Wednesday, August 31, 2016

Opportunity Found! the currents of Currant Creek (Bull Down!)

Well, these pages have outlined a lot of moose hunts...but I never had a moose hunt go quite as perfectly as this Fall's hunt did.  The closest it has ever come to this year's tale was the 2013 bull I took while hunting with Sarah's dad in 7-mile slough, (click here - and that post will open in another window) but even that one was after weeks of hunting HARD through, ice, snow, heavy winds and waves on the Yukon, that one 'smooth' trip that year really didn't play out the same way, after all.  This year's trip was the first outing for moose since we got here (after taking last year off from hunting them), and technically, it was just a scouting trip. That would change, however...

Our day started off in the morning around 8:30 AM last Saturday - A little later than I am used to setting out during moose season.  In fact, as Cam and I pulled out of the bay, my mind was on spotting a bear on shore as we traveled up to the river we planned to hunt, as I had already kind of written off the trip as a scouting adventure, that we could maybe spruce up a bit with a black bear encounter...seeing as they are traveling the lake shores in search of the sockeye salmon that are gathering up in crazy numbers around the creek and river mouths these days. We never did see any bears, however, and we soon found ourselves at the mouth of the river.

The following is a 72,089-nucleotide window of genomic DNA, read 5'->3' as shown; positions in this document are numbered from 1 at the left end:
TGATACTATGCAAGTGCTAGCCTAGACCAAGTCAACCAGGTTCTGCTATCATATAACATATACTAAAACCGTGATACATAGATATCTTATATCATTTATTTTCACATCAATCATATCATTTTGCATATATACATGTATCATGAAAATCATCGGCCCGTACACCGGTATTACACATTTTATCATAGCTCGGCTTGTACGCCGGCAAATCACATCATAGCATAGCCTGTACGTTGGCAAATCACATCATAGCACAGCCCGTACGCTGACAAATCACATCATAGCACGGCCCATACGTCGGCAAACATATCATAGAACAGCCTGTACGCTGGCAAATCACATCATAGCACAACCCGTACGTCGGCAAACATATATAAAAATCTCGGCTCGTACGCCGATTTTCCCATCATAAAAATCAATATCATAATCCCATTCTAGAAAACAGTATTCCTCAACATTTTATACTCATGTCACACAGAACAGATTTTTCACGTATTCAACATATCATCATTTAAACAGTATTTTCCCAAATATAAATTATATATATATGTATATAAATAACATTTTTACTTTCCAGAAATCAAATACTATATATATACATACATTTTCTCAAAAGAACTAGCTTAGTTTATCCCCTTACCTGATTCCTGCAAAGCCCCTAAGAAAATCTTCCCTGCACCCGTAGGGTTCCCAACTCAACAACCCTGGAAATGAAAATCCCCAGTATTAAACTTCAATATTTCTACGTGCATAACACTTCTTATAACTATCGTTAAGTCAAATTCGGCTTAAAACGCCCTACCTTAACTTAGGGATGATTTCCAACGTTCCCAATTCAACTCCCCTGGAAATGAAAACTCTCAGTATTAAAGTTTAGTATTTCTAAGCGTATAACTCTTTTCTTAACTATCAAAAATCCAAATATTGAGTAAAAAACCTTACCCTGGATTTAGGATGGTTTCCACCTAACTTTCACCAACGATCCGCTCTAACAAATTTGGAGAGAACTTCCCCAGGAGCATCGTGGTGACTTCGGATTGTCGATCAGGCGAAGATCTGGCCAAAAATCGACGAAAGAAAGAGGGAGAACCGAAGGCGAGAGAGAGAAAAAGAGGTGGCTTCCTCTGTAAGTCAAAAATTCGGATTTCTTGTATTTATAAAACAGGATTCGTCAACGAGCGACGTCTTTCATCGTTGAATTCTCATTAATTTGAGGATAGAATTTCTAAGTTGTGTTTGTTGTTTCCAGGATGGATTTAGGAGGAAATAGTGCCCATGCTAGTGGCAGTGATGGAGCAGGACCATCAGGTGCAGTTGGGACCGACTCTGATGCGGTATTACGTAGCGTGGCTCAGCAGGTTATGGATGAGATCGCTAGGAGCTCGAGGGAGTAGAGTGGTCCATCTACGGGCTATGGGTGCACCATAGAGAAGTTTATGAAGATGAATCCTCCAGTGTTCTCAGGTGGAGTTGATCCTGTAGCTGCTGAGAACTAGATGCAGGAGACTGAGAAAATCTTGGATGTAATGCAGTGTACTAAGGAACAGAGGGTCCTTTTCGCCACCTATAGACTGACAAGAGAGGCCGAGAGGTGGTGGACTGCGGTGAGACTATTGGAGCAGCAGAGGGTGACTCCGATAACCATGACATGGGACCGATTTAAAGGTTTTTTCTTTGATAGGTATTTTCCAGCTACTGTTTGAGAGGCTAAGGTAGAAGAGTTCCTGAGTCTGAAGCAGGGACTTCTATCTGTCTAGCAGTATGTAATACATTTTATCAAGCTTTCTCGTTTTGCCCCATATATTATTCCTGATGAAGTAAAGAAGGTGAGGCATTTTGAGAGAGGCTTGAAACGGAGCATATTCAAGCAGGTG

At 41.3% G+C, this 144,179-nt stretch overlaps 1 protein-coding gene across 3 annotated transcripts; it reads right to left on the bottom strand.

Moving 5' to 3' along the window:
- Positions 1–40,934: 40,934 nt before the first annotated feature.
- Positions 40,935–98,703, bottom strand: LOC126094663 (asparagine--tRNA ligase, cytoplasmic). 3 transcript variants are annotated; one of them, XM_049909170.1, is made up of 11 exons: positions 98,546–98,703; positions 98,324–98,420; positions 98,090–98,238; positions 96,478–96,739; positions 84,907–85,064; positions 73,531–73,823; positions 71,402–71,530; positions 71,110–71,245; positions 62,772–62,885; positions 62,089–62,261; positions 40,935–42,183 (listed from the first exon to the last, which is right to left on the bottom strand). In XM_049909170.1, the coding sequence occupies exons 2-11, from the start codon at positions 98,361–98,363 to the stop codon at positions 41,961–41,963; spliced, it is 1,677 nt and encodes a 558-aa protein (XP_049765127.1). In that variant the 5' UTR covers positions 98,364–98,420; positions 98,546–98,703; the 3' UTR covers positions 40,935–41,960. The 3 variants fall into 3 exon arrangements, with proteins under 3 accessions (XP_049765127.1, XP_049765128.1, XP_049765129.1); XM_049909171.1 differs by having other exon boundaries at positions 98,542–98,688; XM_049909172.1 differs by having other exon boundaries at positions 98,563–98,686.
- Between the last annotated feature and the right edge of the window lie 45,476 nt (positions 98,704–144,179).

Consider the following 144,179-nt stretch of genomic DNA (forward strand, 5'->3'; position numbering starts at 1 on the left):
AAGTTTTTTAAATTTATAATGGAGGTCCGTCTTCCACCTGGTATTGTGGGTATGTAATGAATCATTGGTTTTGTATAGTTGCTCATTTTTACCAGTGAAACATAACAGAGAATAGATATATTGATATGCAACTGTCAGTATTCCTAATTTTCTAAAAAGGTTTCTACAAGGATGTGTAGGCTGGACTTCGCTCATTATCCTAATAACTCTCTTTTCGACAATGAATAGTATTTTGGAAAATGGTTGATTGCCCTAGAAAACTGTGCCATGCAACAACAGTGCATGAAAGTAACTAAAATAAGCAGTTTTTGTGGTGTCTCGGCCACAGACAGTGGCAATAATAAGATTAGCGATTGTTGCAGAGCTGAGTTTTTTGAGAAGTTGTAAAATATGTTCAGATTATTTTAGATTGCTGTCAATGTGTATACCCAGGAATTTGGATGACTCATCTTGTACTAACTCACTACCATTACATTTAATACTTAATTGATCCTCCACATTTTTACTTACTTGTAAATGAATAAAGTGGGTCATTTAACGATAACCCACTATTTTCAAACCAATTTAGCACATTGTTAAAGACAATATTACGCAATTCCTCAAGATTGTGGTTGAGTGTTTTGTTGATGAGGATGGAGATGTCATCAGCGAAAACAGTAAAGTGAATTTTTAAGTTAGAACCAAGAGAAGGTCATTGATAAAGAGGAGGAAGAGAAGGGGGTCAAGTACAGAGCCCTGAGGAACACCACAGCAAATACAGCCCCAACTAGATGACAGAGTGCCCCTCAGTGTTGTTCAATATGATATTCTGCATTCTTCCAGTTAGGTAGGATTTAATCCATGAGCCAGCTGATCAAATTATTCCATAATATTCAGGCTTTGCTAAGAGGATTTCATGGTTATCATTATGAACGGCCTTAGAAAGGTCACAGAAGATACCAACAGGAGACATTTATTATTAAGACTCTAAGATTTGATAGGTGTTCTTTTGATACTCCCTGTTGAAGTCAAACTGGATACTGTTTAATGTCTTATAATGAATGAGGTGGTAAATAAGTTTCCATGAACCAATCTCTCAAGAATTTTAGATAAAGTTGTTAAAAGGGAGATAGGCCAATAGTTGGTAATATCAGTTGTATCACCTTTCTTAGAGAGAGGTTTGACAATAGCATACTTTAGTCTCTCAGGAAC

We figured we’d head up as far as we could go, and mark important stuff on the GPS - sandbars that would make good potential camps, meadows with good sign, etc. - that way we’d have a plan of action for September. We spent much of the morning heading up river, hiking in to meadows we scouted on google earth and trying to learn the braids and channels as we went. When we finally grounded out (hard), we turned around, and began the trip back down. We quickly learned that the shoe on the jet was bent, and after removing a lot of rocks, and getting underway again, deduced that we had ground the impeller a bit, which was causing some lost water compression and reduced throttle. Oh well, we figured at the time, no biggie. We continued to stop at likely spots and explore the area.  The morning went much like this.  Pulling off on sandbars, heading into meadows to look for sign - and some general exploring of this incredibly scenic area.